genomic DNA and cDNA - question (Nov/10/2008 )
I am coming across literature articles that analyze genomic DNA lines and the cDNA lines. What are some of the reasons why the genomic DNA of a line and its cDNA are studied in scientific experiments? I know that a cDNA is synthesized from mRNA by reverse transcriptase. But I don't fully understand what can be gained from comparing a genomic DNA line to its cDNA line.
Levels of expression vs presence.
Try to know in terms of its respective conceptions, my friend. Genomic DNA is the full set of DNA sequences from human chromosome, and cDNA sequence is expressed in a spatial and temporial manner which means the present state of gene expression.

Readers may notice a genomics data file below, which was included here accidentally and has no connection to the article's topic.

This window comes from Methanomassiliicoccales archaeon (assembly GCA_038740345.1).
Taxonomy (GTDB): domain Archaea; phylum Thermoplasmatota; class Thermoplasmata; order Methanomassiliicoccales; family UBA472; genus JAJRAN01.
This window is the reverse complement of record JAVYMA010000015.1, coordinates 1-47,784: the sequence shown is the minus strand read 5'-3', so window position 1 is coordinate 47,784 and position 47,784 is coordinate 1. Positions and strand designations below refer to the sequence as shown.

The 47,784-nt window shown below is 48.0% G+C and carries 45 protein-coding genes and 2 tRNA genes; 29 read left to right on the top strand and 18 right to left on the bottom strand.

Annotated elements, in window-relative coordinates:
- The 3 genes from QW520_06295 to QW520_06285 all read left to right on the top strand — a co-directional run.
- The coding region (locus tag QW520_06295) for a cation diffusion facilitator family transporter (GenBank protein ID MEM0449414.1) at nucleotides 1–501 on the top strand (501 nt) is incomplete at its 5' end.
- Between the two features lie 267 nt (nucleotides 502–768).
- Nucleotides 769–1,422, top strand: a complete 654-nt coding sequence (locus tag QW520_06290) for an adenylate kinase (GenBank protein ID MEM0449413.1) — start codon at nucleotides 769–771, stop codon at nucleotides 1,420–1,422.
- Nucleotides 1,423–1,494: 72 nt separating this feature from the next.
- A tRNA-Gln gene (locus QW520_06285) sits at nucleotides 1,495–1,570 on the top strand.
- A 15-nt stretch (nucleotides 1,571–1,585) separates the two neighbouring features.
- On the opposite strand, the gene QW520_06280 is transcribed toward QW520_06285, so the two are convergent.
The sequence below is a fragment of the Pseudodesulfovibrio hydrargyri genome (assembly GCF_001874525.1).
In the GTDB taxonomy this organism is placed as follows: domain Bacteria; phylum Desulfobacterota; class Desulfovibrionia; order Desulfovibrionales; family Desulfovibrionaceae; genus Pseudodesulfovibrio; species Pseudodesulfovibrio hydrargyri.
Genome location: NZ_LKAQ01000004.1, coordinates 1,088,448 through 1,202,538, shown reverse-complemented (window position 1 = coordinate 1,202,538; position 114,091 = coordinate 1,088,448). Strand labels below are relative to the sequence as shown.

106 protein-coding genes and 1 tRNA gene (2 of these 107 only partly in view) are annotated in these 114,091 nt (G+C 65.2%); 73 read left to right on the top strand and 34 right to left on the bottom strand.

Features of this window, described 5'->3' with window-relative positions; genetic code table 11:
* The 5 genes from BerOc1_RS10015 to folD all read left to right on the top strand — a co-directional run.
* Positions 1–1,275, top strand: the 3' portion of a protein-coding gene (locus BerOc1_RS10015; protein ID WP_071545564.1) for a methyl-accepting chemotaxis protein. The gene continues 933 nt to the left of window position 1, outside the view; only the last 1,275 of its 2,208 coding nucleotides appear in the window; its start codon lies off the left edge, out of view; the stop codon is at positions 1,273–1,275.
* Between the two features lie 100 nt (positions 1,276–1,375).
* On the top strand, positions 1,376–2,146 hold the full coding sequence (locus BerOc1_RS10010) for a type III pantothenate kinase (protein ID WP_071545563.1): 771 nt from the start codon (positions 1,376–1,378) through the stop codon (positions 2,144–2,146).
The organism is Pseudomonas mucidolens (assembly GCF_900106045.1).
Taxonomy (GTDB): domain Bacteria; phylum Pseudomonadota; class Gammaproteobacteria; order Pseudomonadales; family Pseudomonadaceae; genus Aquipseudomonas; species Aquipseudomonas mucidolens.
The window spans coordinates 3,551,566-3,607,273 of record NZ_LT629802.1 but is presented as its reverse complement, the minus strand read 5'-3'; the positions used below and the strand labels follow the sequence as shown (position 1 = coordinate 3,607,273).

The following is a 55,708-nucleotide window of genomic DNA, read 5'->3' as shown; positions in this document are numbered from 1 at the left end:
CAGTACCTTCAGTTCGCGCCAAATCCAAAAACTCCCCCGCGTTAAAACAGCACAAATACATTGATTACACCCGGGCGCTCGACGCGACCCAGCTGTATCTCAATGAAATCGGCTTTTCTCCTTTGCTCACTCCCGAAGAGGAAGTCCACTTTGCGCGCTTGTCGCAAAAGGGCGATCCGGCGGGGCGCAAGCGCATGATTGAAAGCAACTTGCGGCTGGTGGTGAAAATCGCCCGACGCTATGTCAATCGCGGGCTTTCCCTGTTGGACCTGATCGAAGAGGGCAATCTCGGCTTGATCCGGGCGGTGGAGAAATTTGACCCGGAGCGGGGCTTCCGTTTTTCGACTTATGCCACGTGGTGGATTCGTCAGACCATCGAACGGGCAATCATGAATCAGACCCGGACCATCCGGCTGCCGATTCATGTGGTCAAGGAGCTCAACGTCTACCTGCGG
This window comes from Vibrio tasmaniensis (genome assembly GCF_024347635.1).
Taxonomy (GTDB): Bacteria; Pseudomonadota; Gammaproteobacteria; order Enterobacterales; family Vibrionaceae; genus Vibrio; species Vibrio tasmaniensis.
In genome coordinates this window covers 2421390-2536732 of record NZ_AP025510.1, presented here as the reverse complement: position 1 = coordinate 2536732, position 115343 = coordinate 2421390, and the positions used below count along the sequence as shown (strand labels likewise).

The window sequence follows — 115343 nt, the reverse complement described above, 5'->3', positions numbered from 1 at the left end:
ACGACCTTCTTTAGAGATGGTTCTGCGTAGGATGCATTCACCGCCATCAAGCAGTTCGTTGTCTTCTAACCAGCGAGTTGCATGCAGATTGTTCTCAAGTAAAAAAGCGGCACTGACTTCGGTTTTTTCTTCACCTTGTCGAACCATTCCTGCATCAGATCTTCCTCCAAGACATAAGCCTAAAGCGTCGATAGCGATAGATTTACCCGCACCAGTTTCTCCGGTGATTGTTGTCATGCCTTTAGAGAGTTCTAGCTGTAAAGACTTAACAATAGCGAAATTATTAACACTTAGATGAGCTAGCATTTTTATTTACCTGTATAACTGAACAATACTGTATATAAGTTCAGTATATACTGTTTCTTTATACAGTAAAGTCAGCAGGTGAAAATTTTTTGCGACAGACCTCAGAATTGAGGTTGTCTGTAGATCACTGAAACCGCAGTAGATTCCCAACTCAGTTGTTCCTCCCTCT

Comparing the cDNA of a gene to the gene's genomic DNA allows one to identify exons and introns.
...and alternate splicing sites for alternate exons (but you should also get some of that from the mRNA populations). As an extreme example, the transcriptional co-repressor, CtBP, has an alternate first exon buried within the first intron, that codes for a huge structural domain in a totally different protein, RIBEYE, involved in vesicle trafficking in the retina, ear and pineal glands. Why? How? Go figure....
If you're into regulation, the intronic DNA seems to have a role, which is something you can't get from mRNA.